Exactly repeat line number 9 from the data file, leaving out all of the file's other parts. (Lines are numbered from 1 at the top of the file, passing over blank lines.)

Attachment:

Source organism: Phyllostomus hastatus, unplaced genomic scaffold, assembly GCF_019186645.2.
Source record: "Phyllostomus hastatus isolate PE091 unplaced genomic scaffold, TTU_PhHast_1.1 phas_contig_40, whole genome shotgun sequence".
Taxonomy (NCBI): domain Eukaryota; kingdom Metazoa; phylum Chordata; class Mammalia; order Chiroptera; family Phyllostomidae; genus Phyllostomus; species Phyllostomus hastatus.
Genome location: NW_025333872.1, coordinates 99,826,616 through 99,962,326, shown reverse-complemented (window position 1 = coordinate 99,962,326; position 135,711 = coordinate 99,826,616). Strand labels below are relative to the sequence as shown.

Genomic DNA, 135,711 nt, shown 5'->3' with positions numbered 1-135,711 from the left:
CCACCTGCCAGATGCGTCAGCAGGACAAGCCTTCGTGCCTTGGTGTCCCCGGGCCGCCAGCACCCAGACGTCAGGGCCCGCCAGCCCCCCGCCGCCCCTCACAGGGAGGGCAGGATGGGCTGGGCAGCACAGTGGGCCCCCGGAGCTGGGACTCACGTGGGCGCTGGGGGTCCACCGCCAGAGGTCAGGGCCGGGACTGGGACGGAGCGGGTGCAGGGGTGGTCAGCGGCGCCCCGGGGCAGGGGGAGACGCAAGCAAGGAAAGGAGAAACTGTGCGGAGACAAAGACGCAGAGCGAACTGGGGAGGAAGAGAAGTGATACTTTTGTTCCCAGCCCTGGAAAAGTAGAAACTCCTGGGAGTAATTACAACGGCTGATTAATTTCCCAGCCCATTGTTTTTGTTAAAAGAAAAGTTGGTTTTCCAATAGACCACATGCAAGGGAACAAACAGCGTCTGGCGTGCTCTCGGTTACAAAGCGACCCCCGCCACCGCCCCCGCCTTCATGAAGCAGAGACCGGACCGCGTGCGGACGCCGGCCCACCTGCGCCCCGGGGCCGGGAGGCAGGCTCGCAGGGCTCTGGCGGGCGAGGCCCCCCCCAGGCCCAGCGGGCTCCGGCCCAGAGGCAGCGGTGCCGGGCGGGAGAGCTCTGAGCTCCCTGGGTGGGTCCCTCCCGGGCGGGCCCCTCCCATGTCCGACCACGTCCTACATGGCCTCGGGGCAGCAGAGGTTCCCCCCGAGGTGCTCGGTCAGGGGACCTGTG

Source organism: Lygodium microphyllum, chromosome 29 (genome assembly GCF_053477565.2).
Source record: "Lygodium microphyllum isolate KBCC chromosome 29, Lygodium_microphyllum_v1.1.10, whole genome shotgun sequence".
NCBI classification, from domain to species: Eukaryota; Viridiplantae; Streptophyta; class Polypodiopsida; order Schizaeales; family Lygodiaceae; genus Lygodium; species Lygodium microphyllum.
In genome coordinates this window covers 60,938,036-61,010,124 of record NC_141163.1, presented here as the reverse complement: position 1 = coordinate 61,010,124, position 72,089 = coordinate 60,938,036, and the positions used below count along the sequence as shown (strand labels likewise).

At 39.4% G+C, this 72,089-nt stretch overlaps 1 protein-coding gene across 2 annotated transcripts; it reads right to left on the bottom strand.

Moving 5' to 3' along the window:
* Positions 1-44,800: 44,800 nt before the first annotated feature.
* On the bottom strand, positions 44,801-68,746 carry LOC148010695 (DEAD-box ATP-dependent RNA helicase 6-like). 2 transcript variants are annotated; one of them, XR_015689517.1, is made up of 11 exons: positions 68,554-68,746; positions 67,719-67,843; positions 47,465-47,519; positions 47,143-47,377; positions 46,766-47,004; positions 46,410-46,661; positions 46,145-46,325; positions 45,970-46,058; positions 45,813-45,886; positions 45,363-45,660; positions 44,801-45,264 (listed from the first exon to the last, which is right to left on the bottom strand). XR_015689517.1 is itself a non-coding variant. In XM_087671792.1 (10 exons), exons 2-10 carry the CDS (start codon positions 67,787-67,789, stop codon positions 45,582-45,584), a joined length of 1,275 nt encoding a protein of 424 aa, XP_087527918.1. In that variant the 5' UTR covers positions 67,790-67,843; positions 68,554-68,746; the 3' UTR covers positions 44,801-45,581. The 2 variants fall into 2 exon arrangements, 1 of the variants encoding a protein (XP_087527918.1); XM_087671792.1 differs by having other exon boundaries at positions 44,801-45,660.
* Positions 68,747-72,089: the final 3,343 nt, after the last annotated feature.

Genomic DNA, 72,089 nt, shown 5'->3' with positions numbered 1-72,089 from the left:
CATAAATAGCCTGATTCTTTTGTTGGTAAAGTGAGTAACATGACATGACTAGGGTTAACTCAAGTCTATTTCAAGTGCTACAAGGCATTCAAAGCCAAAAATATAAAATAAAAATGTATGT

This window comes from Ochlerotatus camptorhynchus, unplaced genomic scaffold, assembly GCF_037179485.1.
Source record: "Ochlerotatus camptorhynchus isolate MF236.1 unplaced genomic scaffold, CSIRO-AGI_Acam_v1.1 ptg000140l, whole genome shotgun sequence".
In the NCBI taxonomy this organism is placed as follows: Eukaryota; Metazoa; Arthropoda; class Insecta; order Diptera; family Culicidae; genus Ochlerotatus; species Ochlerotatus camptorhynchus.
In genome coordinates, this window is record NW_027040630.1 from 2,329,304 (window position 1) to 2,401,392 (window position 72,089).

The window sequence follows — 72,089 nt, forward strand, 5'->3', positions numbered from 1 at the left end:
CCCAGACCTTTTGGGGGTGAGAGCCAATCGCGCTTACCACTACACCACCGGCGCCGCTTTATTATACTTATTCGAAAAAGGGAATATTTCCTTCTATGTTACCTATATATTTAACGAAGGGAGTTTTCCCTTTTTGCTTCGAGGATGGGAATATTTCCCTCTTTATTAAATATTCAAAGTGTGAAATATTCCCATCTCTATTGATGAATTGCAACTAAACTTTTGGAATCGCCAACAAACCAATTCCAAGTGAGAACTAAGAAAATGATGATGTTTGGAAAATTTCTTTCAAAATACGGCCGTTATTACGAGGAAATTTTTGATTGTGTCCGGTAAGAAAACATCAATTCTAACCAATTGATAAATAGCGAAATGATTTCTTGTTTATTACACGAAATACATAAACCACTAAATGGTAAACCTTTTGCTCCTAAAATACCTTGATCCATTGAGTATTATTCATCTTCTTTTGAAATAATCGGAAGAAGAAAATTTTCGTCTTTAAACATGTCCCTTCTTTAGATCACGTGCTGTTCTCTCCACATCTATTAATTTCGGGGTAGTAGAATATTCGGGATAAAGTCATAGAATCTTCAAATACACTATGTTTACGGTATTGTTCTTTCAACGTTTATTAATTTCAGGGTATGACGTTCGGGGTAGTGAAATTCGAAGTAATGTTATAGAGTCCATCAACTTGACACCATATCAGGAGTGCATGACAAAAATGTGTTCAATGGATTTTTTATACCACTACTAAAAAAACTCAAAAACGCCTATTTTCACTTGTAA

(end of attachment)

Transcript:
NCBI classification, from domain to species: Eukaryota; Viridiplantae; Streptophyta; class Polypodiopsida; order Schizaeales; family Lygodiaceae; genus Lygodium; species Lygodium microphyllum.